This article is part of the 31 Days of Pinterest Hacks series. Find the main page for this series here.
Pinterest is chock-full of painting ideas for kids. Many of the images I find include children who can hold a paintbrush or stand at the easel and easily produce creative works of art.
Painting does not come so easily for children with sensory issues, fine motor or cognitive delays, or other disabilities. This post shares tips/ strategies to help you adapt a painting activity so that every child can enjoy creating with paint.
Why painting may be a challenge for neurodivergent and disabled children
- For children with fine motor delays, holding a paintbrush may be difficult.
- Even finger painting may pose a challenge for children with tactile sensory aversions.
- Children with cognitive delays may not be developmentally ready to produce images with or without a tool.
- Children who still mouth objects might be tempted to scoop up and taste paint (which may or may not be toxic).
Suggestions for adaptations/modifications for painting
- Begin slowly. If this is the child’s first attempt at painting (or if all others went badly), try to slow down the process. Modelling painting is an excellent way to begin.
- Use familiar tools rather than bare hands. While most school teachers and parents are encouraged to teach painting using fingers and hands, this may not work with a child with tactile sensory aversions. Finger painting is a great exploratory activity for some children, but the last thing you want is a meltdown! Give yourself permission to skip that step and move on to using tools instead—even if the child has fine motor difficulties. Don’t begin with the obvious use of a paintbrush. Instead, bring familiar objects the child already holds or plays with readily. Think plastic toys. The child isn’t expected to create a still-life at this point. Work on abstract art, so whatever pattern you can get with an object the child holds well is great.
- Introduce one color at a time. You might be tempted to take out all the rainbow colors just because it comes with the paint set, but I highly discourage this. First, it’s visual overload for children just exploring paint for the first time. You don’t want the child shutting down before they even get started. Begin with the primary colors (yellow, red and blue) and first acquaint the child with the lightest color. Make an all-yellow, all-red, and all-blue painting before ever mixing the colors. Do this over several days. Sign the names of the colors and repeat them as you paint. My son gets a kick out of the ASL sign for “yellow.”
- Use non-toxic finger paints—even if you’re not finger painting. If you’re worried about clean-up of toys/tools/the child/ yourself, use finger paints (as opposed to Tempra) as they wash off everything easily.
- Vary the tools. Explore other tools that the child can easily grasp. Some additional ideas are egg cartons, fruits/ vegetables (apples, potatoes, carrots, and celery are solid enough to print with), and non-traditional art tools found at your local art supplier.
- Modify authentic painting tools. Sometimes, all you need to do is modify tools that are naturally intended for painting. For example, paintbrush handles can be thickened by taping foam around them.
- Practice the fine motor skills you’ll be using before the child ever paints. Introduce the unfamiliar paint tools at playtime. Vary the verbal routines: “tap, tap, tap” for tools that are best for printing, “zoom, zoom, zoom” for tools best for scraping, etc. When you bring the tools to the paint table, the child will anticipate what to do with them, and you will find the whole experience much smoother.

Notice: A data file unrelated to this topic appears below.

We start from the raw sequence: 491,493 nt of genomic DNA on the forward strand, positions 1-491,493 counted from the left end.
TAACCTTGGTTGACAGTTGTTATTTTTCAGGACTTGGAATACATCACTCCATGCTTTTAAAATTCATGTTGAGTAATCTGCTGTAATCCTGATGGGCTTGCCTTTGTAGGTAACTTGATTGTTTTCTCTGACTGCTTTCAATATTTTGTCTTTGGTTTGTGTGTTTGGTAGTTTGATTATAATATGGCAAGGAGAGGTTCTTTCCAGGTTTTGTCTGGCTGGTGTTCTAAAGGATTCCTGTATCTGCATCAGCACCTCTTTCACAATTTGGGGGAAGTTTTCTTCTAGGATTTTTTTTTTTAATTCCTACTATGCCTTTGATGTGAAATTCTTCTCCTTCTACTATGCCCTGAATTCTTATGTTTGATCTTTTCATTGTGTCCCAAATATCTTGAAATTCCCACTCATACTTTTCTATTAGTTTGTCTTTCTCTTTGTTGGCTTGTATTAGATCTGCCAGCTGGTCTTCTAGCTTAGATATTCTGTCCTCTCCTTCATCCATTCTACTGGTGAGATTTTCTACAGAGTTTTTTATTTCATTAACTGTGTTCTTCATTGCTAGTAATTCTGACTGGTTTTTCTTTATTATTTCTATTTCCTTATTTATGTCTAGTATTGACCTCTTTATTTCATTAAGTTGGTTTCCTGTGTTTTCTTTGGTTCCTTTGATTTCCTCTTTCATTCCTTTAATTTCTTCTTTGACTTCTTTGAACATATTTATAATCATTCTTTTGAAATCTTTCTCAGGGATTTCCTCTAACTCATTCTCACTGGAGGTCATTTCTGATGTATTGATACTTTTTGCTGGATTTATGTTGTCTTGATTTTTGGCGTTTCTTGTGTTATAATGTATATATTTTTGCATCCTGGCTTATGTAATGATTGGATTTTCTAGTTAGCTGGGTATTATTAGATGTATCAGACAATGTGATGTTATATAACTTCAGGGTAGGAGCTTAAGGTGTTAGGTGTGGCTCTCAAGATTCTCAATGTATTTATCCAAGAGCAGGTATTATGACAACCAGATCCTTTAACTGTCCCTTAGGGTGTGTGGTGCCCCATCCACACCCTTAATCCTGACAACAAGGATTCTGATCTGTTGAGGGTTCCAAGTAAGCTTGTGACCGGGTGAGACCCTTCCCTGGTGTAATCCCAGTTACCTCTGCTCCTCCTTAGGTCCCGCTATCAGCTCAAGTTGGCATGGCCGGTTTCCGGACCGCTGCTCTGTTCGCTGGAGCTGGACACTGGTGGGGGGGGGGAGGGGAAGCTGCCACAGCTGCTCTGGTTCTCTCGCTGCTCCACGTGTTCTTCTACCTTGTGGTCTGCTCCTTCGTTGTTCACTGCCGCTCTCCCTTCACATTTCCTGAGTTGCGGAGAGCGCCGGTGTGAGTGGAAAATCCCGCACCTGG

- Have all materials ready ahead of time. It seems like an obvious tip, but you don’t want to run across the room for materials while the child sits at the table with all the paint within arm’s reach. Have clean-up materials nearby as well. (Speaking from experience).
- Tape the paper onto a painting board. If you don’t already own one, make or buy a painting board. All it is is a board (plastic or wood) larger than your painting paper. This is great for kids who don’t use an easel. Taping the paper down prevents the paper from slipping and sliding and ending up on the floor. (Not only is this messy, but it disappoints, and possibly frustrates, the child when you have to reach down to keep picking up the paper when they just want to paint!) Having a paper taped to a board allows you to turn the board around or move it closer to the child so they can gain greater access to all parts of the paper.
- Sing or tell a story while painting. Try to incorporate other parts of your day into painting as well. Sing the apple songs you’ve worked on all week. Create a new story about an apple that likes to tap-dance, etc.
- Alter the positioning. If the child can stand at an easel, then that’s wonderful. Of course, painting doesn’t necessarily have to happen on an easel. The child can paint at their adapted chair/table or on the floor if that is easier. Play around with the positioning of the paper. Does it need to be flat (horizontal), or can it be elevated slightly to better access for the child? If you don’t have a desk/table that slants, you can create one using cardboard or wood. If the child is often sitting, use their standing frame and encourage them to stand at an easel. The legs of the standing frame usually slide right under the legs of the easel for full access to the paper. Just be sure to adjust the height of either the easel or the stander.
- Have fun. While painting can be a messy activity, try to relax about it. Some adults can paint alongside the child, but don’t go there if you know the child needs your full attention. Paint on your own with the child observing you at another time.
How do you adapt painting activities?
Are you looking for additional support? I offer personalized consultations offering ideas such as these!